ActionAid in Ghana
Home to over 28 million people (2018 estimates), Ghana was the first African nation to gain independence – in 1957.
With seventy per cent of the country depending on subsistence farming to survive, unpredictable weather patterns commonly result in droughts and floods, with many families regularly experiencing severe food shortages, especially in the northern sector.
ActionAid began operating in Ghana in 1990 and in 2005, became the first country programme to become an Associate of ActionAid International with a local Board membership of 13.
Currently, ActionAid Ghana (AAG) works with more than two million people living in poverty in 57 districts in eleven regions: Upper East, Upper West, Northern, Savannah, North East, Brong Ahafo, Bono East, Ahafo, Oti, Volta and Greater Accra.
ActionAid Ghana (AAG) supports the basic needs and rights of people living in poverty. We do not impose solutions but work with communities to strengthen their own efforts, making the most of their knowledge and experience, to improve their access to services. We also work with government, community groups, partners and others to make policies that enhance the quality of life or change policies and practices that affect their lives negatively.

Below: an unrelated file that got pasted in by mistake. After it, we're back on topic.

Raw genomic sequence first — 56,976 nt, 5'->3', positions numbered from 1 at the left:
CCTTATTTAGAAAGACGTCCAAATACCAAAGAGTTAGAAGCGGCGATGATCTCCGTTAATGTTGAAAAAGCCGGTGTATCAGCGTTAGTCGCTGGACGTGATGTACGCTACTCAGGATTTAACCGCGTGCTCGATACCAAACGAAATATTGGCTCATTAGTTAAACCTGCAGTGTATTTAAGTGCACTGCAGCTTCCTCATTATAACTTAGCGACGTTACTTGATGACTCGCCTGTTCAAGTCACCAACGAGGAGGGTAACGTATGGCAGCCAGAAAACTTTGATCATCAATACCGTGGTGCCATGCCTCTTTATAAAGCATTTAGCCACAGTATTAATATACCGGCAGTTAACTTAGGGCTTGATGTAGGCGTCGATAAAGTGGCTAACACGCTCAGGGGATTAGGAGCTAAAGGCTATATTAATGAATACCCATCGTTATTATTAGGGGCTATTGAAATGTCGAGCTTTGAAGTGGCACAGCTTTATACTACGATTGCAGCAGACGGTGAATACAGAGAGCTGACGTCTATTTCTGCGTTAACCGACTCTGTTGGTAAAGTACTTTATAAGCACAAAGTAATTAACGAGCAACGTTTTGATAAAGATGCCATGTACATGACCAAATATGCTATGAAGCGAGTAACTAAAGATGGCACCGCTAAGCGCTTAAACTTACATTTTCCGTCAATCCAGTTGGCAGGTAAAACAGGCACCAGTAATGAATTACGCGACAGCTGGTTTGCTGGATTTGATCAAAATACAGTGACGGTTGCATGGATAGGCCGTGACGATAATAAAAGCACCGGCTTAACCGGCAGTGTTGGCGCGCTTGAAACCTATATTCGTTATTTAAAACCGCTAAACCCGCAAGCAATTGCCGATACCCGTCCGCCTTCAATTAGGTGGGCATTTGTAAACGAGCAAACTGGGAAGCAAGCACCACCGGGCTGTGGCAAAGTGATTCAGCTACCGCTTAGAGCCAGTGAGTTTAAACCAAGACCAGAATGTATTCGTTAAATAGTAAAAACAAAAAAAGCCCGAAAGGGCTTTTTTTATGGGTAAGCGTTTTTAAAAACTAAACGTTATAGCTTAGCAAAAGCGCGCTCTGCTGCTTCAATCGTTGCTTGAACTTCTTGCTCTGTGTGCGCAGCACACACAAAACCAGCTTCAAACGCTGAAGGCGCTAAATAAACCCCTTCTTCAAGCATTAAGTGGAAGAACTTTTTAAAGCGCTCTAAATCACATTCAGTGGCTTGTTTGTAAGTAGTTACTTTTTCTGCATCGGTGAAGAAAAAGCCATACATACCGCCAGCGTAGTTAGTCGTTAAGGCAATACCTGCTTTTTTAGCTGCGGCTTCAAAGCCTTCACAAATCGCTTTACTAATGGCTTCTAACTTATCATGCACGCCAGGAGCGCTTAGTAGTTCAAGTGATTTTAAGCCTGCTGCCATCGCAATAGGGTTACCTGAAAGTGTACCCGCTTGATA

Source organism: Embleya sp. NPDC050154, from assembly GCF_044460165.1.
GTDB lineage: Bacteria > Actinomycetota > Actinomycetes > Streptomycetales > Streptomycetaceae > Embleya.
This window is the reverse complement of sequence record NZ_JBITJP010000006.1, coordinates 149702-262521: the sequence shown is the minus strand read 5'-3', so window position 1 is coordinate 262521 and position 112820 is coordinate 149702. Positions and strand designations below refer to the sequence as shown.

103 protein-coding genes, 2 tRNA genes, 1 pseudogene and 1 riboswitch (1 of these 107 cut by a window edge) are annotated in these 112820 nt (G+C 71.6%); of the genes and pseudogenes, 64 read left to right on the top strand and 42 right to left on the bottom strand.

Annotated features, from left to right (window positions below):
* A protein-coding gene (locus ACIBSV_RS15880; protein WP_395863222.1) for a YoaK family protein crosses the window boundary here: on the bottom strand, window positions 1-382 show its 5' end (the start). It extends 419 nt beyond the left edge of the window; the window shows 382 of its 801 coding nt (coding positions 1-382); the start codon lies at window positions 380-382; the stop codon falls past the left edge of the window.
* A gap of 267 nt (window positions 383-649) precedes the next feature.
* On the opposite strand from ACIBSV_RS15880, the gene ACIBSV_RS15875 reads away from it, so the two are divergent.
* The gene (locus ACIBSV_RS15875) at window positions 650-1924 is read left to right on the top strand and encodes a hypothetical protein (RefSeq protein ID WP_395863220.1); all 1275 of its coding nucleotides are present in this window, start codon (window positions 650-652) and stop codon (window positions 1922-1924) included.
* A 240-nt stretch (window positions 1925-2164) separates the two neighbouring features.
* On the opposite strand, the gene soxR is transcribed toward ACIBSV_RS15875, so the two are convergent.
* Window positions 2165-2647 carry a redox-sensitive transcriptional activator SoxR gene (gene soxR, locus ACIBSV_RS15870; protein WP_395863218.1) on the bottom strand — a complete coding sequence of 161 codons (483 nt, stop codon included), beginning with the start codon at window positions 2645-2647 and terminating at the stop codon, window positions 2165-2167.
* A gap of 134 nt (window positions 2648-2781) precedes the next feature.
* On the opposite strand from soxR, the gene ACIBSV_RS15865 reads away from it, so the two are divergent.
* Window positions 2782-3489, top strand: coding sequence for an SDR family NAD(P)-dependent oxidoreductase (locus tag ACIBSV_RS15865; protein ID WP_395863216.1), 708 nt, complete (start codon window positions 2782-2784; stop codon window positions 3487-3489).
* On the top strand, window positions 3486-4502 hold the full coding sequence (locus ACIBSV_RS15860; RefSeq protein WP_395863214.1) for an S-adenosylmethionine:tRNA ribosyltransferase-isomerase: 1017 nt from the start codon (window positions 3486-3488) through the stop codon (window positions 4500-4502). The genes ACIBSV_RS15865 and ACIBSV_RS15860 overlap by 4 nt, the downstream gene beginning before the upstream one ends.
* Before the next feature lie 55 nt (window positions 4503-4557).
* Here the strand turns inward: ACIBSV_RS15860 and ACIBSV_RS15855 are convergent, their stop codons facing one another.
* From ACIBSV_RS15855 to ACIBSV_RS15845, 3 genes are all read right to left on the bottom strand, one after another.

ActionAid Ghana uses a rights-based approach (that is working within the human rights framework) to help build people's power to hold duty bearers to account, protect the rights of the poor and vulnerable with the hope of eradicating poverty.
Our work on women's rights issues focuses on women in leadership, violence against girls and women, and women empowerment.
AAG invests heavily in education. Our emphasis is on securing girls' and women's right to education, access for excluded groups, adequate resources for education, and works to ensure participation, transparency and accountability in the education sector. We support basic education and have succeeded in increasing access to formal education.
In the food rights and climate change theme, we support women groups and communities to increase their yields, increase household food security by training farmers in modern agronomic practices. We also ensure that our communities have access to safe drinking water by constructing wells and mini dams to lengthen the period of cultivation throughout the dry season. We also support communities with grain banks to store excess harvest for use during the hunger period.
A just, equitable and sustainable world in which every person enjoys the right to a life of dignity, freedom from poverty and all forms of oppression.
To achieve social justice, gender equality, and poverty eradication by working with people living in poverty and exclusion, their communities, people’s organisations, activists, social movements and supporters.See more